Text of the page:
Historicizing Performance in the Early Modern Period

‘When our first Mother […] stept out of her place but to speak a good 
Word of Worship, you see how she was baffled, and befooled therein; 
she utterly failed in the performance’ 
- John Bunyan, A Case of Conscience Resolved (1683)


A louer that kils himselfe, most gallant, for loue.

That will aske some teares in the true performing of it.

William Shakespeare, A Midsummer Night’s Dream (1.2.21-2)


Historicizing Performance in the Early Modern Period
at The John Rylands Library, Deansgate, Manchester, January 20, 2012

Plenary Speakers:

Professor Julie Sanders (Nottingham)
Professor Tiffany Stern (Oxford)

This one-day academic conference aims to bring together scholars working on all aspects of performance in the early modern period (taken broadly to include the fifteenth to the early eighteenth centuries). We intend to interrogate what performance and its related terminologies and practices might have meant to early modern readers, playgoers, and congregations; how performance shaped and/or undermined distinctions between private/public bodies and selves. Although drama is an essential point of reference for this discussion, we encourage that “historicizing performance” be taken as broadly as possible. Topics might include (but are not limited to):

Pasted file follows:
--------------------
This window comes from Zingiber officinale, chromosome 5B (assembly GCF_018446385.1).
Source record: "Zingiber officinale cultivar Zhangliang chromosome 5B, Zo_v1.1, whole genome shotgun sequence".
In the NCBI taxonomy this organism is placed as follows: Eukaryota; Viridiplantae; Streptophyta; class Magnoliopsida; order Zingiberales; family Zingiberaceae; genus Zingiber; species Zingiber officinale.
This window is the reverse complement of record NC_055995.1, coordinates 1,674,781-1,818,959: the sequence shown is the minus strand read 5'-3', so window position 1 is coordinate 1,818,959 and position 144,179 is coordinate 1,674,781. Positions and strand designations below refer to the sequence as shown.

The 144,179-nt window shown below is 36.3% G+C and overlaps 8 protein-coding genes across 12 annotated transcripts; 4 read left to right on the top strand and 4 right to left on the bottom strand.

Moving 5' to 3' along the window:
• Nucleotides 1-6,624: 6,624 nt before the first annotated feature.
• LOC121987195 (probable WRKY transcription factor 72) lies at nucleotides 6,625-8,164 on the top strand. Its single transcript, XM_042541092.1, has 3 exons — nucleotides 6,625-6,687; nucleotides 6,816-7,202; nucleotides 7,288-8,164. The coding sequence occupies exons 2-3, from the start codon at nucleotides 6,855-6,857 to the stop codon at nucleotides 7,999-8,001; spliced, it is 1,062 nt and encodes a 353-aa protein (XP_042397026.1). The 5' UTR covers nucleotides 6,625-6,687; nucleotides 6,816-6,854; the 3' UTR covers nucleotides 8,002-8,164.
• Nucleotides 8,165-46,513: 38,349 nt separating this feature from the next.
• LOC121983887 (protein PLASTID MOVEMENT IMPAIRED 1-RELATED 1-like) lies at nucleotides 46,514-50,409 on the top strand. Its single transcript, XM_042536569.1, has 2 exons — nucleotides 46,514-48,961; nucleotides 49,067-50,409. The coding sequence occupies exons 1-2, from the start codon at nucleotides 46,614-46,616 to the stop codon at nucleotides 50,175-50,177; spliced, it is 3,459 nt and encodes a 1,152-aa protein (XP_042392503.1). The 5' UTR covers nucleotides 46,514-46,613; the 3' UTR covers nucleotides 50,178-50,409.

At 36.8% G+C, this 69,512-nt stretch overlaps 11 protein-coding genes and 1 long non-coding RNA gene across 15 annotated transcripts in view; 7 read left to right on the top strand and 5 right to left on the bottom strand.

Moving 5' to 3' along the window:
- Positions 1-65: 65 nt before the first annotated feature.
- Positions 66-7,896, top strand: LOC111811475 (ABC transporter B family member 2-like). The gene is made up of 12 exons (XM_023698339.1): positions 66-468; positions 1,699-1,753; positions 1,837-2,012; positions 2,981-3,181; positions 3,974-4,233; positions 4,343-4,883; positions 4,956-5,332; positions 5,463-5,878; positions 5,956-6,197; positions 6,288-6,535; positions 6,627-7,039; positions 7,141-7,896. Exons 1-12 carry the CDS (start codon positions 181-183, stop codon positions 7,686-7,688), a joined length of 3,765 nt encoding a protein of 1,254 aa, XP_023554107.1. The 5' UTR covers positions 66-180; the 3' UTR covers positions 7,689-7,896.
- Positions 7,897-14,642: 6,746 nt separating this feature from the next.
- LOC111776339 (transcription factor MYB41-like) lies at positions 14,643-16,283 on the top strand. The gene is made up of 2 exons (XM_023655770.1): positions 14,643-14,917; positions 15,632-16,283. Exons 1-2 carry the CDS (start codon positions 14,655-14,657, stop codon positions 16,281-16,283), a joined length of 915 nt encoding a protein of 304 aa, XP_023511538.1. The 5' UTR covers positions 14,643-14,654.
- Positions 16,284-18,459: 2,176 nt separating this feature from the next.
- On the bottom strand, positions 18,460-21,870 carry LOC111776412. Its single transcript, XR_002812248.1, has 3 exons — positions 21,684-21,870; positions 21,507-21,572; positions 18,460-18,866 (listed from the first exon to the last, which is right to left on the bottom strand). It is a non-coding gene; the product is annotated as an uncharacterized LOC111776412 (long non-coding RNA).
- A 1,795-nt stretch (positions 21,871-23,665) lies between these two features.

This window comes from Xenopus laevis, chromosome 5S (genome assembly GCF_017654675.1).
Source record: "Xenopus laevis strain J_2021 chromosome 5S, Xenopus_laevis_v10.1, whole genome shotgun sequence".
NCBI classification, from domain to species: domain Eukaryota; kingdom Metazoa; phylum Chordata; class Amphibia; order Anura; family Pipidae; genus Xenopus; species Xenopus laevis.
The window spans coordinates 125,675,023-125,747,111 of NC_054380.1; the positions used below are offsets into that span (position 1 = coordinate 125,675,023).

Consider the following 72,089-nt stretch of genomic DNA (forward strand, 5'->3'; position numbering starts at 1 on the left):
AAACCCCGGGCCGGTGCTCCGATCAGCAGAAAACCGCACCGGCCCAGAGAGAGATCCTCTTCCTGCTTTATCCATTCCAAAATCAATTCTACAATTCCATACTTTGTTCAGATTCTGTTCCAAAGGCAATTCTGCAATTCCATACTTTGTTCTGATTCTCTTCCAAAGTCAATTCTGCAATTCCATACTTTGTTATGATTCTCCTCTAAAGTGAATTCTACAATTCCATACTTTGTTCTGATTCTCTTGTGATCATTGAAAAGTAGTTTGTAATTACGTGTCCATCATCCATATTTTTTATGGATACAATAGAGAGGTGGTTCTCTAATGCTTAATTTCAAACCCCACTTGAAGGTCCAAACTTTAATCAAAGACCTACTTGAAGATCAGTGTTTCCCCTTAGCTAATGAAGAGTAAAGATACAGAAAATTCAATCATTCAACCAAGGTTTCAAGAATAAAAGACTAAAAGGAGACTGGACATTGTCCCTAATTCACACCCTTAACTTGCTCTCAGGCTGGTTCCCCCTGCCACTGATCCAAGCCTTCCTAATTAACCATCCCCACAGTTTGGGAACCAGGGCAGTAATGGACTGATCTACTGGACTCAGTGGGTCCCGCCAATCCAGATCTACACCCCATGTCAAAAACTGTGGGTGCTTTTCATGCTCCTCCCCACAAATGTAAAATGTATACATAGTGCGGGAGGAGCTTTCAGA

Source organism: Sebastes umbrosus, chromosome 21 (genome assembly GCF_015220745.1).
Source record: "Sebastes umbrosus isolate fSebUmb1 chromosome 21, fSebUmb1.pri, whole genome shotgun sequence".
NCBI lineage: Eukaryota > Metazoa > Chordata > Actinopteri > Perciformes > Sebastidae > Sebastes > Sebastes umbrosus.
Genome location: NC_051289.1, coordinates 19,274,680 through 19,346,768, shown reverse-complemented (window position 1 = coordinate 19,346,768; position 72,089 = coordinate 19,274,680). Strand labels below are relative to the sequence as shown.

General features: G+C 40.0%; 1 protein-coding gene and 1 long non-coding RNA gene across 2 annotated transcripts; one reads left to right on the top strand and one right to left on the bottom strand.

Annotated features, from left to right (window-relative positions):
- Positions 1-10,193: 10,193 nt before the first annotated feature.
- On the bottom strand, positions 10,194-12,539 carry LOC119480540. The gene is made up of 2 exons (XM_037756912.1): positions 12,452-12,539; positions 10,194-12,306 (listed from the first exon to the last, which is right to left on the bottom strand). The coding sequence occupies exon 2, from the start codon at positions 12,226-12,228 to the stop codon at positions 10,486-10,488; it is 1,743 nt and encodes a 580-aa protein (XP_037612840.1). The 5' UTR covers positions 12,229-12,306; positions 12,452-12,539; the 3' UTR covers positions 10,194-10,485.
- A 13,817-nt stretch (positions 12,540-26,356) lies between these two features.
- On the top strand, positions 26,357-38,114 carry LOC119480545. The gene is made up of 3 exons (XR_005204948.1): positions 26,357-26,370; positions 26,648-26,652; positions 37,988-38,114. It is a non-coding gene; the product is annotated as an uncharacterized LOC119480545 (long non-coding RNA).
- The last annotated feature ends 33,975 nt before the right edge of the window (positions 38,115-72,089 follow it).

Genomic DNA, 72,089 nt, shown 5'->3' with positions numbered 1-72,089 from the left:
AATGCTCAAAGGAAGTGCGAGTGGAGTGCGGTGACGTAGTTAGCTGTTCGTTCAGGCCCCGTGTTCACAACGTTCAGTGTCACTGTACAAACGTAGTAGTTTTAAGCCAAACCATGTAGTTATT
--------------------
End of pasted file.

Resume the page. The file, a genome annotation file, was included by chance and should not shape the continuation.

- Plays and play-going
- Music and singing
- Public spectacles, ceremonies and architecture
- Ritual, devotional expression, spirituality / the sermon as performance
- Autobiography and Performative Texts
- Performing gender/ sexuality/ the domestic
- Performance and the performative in theory

Please email abstracts (400 words max.) for a 20 minute paper to Michael Durrant and
Naya Tsentourou at: Historicizing.Performance@manchester.ac.uk
Deadline for abstracts: September 23th, 2011
Notifications of acceptance to be sent out by October 14th, 2011